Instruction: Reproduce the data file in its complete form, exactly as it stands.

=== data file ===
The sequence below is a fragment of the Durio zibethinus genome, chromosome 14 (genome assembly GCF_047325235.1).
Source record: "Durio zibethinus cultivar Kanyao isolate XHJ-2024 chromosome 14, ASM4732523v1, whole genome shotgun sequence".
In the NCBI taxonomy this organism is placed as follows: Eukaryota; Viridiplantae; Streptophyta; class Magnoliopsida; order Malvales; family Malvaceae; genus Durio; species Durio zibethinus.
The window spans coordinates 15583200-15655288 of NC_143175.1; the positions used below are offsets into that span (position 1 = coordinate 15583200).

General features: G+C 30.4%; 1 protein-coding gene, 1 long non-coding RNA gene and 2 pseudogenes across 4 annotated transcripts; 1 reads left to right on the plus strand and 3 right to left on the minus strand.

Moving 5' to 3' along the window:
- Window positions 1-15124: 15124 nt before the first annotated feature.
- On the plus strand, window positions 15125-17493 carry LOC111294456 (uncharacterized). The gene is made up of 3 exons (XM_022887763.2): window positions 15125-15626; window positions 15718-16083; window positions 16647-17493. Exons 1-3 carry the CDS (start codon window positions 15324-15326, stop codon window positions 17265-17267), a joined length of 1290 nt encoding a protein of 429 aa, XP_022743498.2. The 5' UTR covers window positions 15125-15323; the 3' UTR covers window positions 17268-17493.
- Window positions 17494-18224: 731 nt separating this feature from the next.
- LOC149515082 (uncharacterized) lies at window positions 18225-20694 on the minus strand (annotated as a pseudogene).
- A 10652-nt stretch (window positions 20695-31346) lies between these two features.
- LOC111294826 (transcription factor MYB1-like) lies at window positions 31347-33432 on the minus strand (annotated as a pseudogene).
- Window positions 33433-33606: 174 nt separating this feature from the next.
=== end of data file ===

The sequence below is a fragment of the Durio zibethinus genome, chromosome 14 (genome assembly GCF_047325235.1).
Source record: "Durio zibethinus cultivar Kanyao isolate XHJ-2024 chromosome 14, ASM4732523v1, whole genome shotgun sequence".
In the NCBI taxonomy this organism is placed as follows: Eukaryota; Viridiplantae; Streptophyta; class Magnoliopsida; order Malvales; family Malvaceae; genus Durio; species Durio zibethinus.
The window spans coordinates 15583200-15655288 of NC_143175.1; the positions used below are offsets into that span (position 1 = coordinate 15583200).

General features: G+C 30.4%; 1 protein-coding gene, 1 long non-coding RNA gene and 2 pseudogenes across 4 annotated transcripts; 1 reads left to right on the plus strand and 3 right to left on the minus strand.

Moving 5' to 3' along the window:
- Window positions 1-15124: 15124 nt before the first annotated feature.
- On the plus strand, window positions 15125-17493 carry LOC111294456 (uncharacterized). The gene is made up of 3 exons (XM_022887763.2): window positions 15125-15626; window positions 15718-16083; window positions 16647-17493. Exons 1-3 carry the CDS (start codon window positions 15324-15326, stop codon window positions 17265-17267), a joined length of 1290 nt encoding a protein of 429 aa, XP_022743498.2. The 5' UTR covers window positions 15125-15323; the 3' UTR covers window positions 17268-17493.
- Window positions 17494-18224: 731 nt separating this feature from the next.
- LOC149515082 (uncharacterized) lies at window positions 18225-20694 on the minus strand (annotated as a pseudogene).
- A 10652-nt stretch (window positions 20695-31346) lies between these two features.
- LOC111294826 (transcription factor MYB1-like) lies at window positions 31347-33432 on the minus strand (annotated as a pseudogene).
- Window positions 33433-33606: 174 nt separating this feature from the next.